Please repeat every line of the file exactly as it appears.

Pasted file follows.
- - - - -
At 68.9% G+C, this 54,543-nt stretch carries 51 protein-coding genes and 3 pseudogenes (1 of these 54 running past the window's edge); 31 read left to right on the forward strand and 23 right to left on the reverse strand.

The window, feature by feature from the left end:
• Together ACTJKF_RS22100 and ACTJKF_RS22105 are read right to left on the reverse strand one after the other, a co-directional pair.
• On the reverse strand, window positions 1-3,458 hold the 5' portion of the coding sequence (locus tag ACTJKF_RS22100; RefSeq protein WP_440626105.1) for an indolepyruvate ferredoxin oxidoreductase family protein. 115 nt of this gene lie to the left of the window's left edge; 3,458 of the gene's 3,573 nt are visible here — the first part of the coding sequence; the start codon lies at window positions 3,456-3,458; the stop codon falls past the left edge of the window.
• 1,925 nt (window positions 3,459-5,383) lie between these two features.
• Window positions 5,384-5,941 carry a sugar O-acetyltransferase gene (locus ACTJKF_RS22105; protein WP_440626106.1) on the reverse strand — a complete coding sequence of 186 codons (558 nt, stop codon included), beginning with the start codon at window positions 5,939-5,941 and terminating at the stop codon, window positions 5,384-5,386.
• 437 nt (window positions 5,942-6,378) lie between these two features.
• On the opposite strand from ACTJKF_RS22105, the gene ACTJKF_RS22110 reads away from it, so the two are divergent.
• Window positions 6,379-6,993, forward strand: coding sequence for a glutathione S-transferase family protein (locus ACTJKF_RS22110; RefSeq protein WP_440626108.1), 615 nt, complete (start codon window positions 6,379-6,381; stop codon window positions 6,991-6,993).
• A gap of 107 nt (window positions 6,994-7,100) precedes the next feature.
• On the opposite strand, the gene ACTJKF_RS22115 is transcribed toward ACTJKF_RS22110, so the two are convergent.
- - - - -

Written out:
At 68.9% G+C, this 54,543-nt stretch carries 51 protein-coding genes and 3 pseudogenes (1 of these 54 running past the window's edge); 31 read left to right on the forward strand and 23 right to left on the reverse strand.

The window, feature by feature from the left end:
• Together ACTJKF_RS22100 and ACTJKF_RS22105 are read right to left on the reverse strand one after the other, a co-directional pair.
• On the reverse strand, window positions 1-3,458 hold the 5' portion of the coding sequence (locus tag ACTJKF_RS22100; RefSeq protein WP_440626105.1) for an indolepyruvate ferredoxin oxidoreductase family protein. 115 nt of this gene lie to the left of the window's left edge; 3,458 of the gene's 3,573 nt are visible here — the first part of the coding sequence; the start codon lies at window positions 3,456-3,458; the stop codon falls past the left edge of the window.
• 1,925 nt (window positions 3,459-5,383) lie between these two features.
• Window positions 5,384-5,941 carry a sugar O-acetyltransferase gene (locus ACTJKF_RS22105; protein WP_440626106.1) on the reverse strand — a complete coding sequence of 186 codons (558 nt, stop codon included), beginning with the start codon at window positions 5,939-5,941 and terminating at the stop codon, window positions 5,384-5,386.
• 437 nt (window positions 5,942-6,378) lie between these two features.
• On the opposite strand from ACTJKF_RS22105, the gene ACTJKF_RS22110 reads away from it, so the two are divergent.
• Window positions 6,379-6,993, forward strand: coding sequence for a glutathione S-transferase family protein (locus ACTJKF_RS22110; RefSeq protein WP_440626108.1), 615 nt, complete (start codon window positions 6,379-6,381; stop codon window positions 6,991-6,993).
• A gap of 107 nt (window positions 6,994-7,100) precedes the next feature.
• On the opposite strand, the gene ACTJKF_RS22115 is transcribed toward ACTJKF_RS22110, so the two are convergent.